What's an appropriate length of time...?

[deleted account] ( 5 moms have responded )

My twins will be 1 on Thursday and are eating regular food and still weaning off of formula. What is an appropriate length of time to let them sit in the high chair with their food? I don't want to leave them too long and I also don't want to cut them off leaving them hungry.


Nicole - posted on 12/09/2010




I'm with Cheri on this. My daughter goes to daycare so that helped but she learned a half dozen signs to let us know what she needed, one being all done. I wouldn't expect your twins to be done at the same time but find a system that works, maybe watch how long it takes them to eat so you have something to off of. Good luck.

Renae - posted on 12/09/2010




Until they stop eating and start just playing with their food. When my baby was 1 and he started messing around rather than eating I would pick some food up and offer it to him, if he opened his mouth I left him a little longer, if he shook his head to indicate "no" then he was finished.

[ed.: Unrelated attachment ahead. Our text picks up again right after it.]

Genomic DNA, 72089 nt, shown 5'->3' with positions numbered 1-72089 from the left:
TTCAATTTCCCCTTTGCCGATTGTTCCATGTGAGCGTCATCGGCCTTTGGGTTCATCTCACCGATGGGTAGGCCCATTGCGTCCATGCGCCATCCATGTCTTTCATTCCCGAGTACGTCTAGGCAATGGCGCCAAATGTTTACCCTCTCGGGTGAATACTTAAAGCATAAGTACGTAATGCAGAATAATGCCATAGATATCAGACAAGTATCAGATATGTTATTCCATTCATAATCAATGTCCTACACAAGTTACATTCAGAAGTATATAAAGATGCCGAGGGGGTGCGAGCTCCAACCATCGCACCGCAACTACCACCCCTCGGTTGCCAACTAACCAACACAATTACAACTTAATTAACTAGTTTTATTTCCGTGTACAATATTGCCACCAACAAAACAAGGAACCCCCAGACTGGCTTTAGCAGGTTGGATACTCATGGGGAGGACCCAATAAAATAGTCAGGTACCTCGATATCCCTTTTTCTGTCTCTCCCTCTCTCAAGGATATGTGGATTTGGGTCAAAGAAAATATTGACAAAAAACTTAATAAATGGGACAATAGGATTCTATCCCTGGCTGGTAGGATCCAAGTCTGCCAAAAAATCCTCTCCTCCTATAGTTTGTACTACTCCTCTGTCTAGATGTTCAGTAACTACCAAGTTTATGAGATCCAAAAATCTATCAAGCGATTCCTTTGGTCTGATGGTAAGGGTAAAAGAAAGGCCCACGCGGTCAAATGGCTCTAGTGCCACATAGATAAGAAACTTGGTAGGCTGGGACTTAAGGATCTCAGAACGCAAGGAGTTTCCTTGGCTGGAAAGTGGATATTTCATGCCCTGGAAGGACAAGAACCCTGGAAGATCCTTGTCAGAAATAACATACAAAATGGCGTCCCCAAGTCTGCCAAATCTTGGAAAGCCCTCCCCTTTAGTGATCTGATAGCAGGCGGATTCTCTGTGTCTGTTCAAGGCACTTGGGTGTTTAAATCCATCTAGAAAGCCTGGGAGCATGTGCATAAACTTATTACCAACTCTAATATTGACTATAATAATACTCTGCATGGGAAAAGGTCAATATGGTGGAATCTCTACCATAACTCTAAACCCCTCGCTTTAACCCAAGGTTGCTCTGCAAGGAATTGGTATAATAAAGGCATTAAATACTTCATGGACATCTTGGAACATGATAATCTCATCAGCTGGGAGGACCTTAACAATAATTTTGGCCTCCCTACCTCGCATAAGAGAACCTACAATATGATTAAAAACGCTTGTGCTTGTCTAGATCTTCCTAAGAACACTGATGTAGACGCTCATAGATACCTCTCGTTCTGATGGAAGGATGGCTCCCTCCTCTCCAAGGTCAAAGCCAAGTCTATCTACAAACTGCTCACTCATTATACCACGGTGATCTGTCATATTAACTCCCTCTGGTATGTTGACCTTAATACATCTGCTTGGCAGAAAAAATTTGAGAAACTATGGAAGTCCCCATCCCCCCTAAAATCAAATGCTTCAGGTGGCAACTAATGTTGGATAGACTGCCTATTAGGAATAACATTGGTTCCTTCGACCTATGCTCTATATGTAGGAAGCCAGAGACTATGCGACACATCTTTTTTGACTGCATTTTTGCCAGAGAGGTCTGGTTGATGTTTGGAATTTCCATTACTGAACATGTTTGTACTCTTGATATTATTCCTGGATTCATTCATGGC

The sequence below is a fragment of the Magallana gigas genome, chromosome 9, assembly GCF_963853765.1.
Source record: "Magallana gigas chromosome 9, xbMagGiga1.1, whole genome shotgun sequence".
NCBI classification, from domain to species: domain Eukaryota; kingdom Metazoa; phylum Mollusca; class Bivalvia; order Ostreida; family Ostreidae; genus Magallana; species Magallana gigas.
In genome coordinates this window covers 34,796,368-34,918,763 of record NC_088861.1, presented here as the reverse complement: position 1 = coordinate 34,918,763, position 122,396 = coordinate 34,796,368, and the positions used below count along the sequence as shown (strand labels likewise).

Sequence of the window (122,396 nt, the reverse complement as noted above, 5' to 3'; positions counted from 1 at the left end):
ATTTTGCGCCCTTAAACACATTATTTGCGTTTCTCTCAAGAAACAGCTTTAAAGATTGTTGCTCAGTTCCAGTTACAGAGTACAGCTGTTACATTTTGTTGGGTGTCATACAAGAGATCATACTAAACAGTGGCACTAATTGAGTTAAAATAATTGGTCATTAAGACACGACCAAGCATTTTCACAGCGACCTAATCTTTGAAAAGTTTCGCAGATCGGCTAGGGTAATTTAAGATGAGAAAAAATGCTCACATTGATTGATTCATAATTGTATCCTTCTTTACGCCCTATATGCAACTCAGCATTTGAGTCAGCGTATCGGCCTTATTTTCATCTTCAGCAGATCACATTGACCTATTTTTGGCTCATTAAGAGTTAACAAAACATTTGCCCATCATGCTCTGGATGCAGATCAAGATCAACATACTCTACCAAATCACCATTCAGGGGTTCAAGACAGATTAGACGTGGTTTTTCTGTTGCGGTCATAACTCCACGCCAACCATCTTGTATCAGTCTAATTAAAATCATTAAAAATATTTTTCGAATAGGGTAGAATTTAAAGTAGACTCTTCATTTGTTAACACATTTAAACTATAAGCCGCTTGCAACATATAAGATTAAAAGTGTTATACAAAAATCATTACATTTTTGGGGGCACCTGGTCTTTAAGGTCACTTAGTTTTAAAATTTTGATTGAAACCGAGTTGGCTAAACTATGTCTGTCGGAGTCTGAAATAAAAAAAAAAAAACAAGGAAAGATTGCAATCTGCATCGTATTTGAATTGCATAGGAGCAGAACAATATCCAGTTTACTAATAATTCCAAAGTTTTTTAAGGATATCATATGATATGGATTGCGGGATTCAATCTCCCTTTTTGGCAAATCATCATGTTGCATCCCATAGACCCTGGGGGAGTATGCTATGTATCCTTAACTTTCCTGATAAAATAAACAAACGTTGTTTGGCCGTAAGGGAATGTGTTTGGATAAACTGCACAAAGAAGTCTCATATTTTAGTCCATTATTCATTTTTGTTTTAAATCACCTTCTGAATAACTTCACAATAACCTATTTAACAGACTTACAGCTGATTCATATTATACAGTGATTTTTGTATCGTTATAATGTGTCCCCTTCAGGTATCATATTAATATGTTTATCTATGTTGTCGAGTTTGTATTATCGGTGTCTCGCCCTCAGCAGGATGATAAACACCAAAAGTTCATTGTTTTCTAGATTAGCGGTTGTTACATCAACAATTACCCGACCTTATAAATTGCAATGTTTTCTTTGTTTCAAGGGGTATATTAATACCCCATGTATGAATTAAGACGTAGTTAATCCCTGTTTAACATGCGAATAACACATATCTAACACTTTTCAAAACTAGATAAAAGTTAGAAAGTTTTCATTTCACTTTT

Cheri' - posted on 12/08/2010




i actually taught my son how to say all done, before he could say it i asked would ask him all done and put my hand out a certain way after i thought he was done and after about a week he caught on to it i would ask him all done? and he would put his hand out. maybe teach them sign language?

Amy - posted on 12/08/2010




I agree, every child is different, so you just need to watch for there queues. For us we would watch how our son was doing and once he started playing with his food we would ask him if he's done, sometimes he would say yes or no, but most of the time he would either continue to play or start eating again.

Typically from what i've heard from others (and noticed from my son), if the child starts throwing food on the floor they are done.

Judy - posted on 12/07/2010




Good question. Every child is different so a length of time can't really be prescribed. But children and babies know when they are full (as do adults, we just keep eating out of habit). Watch for them to slow down, or begin to play with their food. Keep track of the length of time that occurs. They will tell you about how long they need to eat. Once you have an average baseline, follow that time frame for clearing food.


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